(functionally the same as the value 6 (170m))
        170m        KR = 0.299; KB = 0.114
                    SMPTE 170M (2004)
                    (functionally the same as the value 5 (470bg))
        ycgco       YCgCo
        2020ncl     KR = 0.2627; KB = 0.0593
                    Rec. ITU-R BT.2020 non-constant luminance system
        2020cl      KR = 0.2627; KB = 0.0593
                    Rec. ITU-R BT.2020 constant luminance system

        Transfer characteristics (ITU-T H.265 Table E.4):
        709         V = a * Lc0.45 - ( a - 1 ) for 1 >= Lc >= b
                    V = 4.500 * Lc for b > Lc >= 0
                    Rec. ITU-R BT.709-5
                    (functionally the same as the values 6 (601),
                    14 (2020_10) and 15 (2020_12))
        unspec      Unspecified
                    Image characteristics are unknown or are determined by the
                    application.
        601         V = a * Lc0.45 - ( a - 1 ) for 1 >= Lc >= b
                    V = 4.500 * Lc for b > Lc >= 0
                    Rec. ITU-R BT.601-6 525 or 625
                    (functionally the same as the values 1 (709),
                    14 (2020_10) and 15 (2020_12))
        linear      V = Lc for all values of Lc
                    Linear transfer characteristics
        2020_10     V = a * Lc0.45 - ( a - 1 ) for 1 >= Lc >= b
                    V = 4.500 * Lc for b > Lc >= 0
                    Rec. ITU-R BT.2020
                    (functionally the same as the values 1 (709),
                    6 (601) and 15 (2020_12))
        2020_12     V = a * Lc0.45 - ( a - 1 ) for 1 >= Lc >= b
                    V = 4.500 * Lc for b > Lc >= 0
                    Rec. ITU-R BT.2020
                    (functionally the same as the values 1 (709),
                    6 (601) and 14 (2020_10))

        Color primaries (ITU-T H.265 Table E.3):
        709         primary x y
                    green 0.300 0.600
                    blue 0.150 0.060
                    red 0.640 0.330
                    white D65 0.3127 0.3290
                    Rec. ITU-R BT.709-5
        unspec      Unspecified
                    Image characteristics are unknown or are determined by the
                    application.
        170m        primary x y
                    green 0.310 0.595
                    blue 0.155 0.070
                    red 0.630 0.340
                    white D65 0.3127 0.3290
                    SMPTE 170M (2004)
                    (functionally the same as the value 7 (240m))
        240m        primary x y
                    green 0.310 0.595
                    blue 0.155 0.070
                    red 0.630 0.340
                    white D65 0.3127 0.3290
                    SMPTE 240M (1999)
                    (functionally the same as the value 6 (170m))
        2020        primary x y
                    green 0.170 0.797
                    blue 0.131 0.046
                    red 0.708 0.292
                    white D65 0.3127 0.3290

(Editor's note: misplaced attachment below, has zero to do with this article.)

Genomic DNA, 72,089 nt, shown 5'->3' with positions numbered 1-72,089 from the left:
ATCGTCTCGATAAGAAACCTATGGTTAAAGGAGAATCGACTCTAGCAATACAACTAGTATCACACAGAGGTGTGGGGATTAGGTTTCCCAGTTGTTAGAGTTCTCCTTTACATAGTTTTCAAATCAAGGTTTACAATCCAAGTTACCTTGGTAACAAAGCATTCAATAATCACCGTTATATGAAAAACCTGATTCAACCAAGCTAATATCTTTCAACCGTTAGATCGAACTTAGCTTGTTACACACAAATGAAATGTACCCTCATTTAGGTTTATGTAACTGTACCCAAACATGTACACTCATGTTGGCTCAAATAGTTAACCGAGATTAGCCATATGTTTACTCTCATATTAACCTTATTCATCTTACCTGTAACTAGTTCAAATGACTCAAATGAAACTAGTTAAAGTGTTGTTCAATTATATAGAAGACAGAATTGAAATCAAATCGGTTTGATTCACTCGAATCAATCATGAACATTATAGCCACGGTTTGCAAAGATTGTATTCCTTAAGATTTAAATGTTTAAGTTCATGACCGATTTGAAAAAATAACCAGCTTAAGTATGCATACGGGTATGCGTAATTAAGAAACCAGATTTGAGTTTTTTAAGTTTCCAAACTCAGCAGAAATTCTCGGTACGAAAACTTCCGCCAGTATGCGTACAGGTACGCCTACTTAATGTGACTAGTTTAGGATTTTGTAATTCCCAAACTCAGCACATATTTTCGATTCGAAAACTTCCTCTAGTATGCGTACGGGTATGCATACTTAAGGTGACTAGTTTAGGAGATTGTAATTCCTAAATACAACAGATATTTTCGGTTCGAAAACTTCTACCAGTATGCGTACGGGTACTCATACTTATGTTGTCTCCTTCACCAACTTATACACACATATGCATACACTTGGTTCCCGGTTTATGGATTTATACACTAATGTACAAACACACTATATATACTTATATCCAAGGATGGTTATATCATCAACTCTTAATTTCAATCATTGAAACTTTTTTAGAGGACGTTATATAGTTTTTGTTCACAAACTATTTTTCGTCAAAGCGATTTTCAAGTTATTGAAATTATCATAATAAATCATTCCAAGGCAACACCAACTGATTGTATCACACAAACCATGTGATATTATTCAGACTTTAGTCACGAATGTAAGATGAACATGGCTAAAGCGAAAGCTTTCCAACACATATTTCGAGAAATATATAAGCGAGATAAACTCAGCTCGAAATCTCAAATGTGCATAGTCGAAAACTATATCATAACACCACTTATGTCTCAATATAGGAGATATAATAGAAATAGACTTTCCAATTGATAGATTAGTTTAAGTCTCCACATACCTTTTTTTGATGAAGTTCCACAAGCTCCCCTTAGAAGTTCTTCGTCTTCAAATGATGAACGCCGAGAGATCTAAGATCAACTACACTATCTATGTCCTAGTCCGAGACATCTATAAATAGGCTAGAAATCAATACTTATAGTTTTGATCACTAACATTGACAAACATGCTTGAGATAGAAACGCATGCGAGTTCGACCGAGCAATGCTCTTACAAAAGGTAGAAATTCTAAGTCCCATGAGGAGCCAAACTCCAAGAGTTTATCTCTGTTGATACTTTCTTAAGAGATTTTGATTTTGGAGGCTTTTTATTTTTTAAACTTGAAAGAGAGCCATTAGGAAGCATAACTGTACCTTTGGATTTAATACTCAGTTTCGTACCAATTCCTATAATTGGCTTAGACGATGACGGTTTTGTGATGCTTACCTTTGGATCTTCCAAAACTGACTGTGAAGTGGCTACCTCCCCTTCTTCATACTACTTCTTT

Rec. ITU-R BT.2020

        Pixel range (ITU-T H.265 Eq E-4 to E-15):
        limited     Y = Clip1Y( Round( ( 1 << ( BitDepthY - 8 ) ) *
                                              ( 219 * E'Y + 16 ) ) )
                    Cb = Clip1C( Round( ( 1 << ( BitDepthC - 8 ) ) *
                                               ( 224 * E'PB + 128 ) ) )
                    Cr = Clip1C( Round( ( 1 << ( BitDepthC - 8 ) ) *
                                               ( 224 * E'PR + 128 ) ) )

                    R = Clip1Y( ( 1 << ( BitDepthY - 8 ) ) *
                                       ( 219 * E'R + 16 ) )
                    G = Clip1Y( ( 1 << ( BitDepthY - 8 ) ) *
                                       ( 219 * E'G + 16 ) )
                    B = Clip1Y( ( 1 << ( BitDepthY - 8 ) ) *
                                       ( 219 * E'B + 16 ) )
        full        Y = Clip1Y( Round( ( ( 1 << BitDepthY ) - 1 ) * E'Y ) )
                    Cb = Clip1C( Round( ( ( 1 << BitDepthC ) - 1 ) * E'PB +
                                          ( 1 << ( BitDepthC - 1 ) ) ) )
                    Cr = Clip1C( Round( ( ( 1 << BitDepthC ) - 1 ) * E'PR +
                                          ( 1 << ( BitDepthC - 1 ) ) ) )

                    R = Clip1Y( ( ( 1 << BitDepthY ) - 1 ) * E'R )
                    G = Clip1Y( ( ( 1 << BitDepthY ) - 1 ) * E'G )
                    B = Clip1Y( ( ( 1 << BitDepthY ) - 1 ) * E'B )

        Chroma location (ITU-T H.265 Figure E.1):
        left
        center
        top_left
        top
        bottom_left
        bottom

    The following scaling methods are available:
        point, bilinear, bicubic, spline16, spline36, lanczos
    The following dithering methods are available:
        none, ordered, random, error_diffusion
Release 2.0.2: Download link

Last edited by Stephen R. Savage; 7th December 2015 at 06:55. Reason: v2.0.2
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Old 1st November 2014, 13:25   #2  |  Link
kolak
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How this is different than fmtconv, which I found very good?
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Old 1st November 2014, 15:51   #3  |  Link
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Is library fully free? Is it cross-platform?

What error diffusion method is implemented? Floyd-Steinberg?

Last edited by kolak; 1st November 2014 at 15:53.
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Old 2nd November 2014, 12:45   #4  |  Link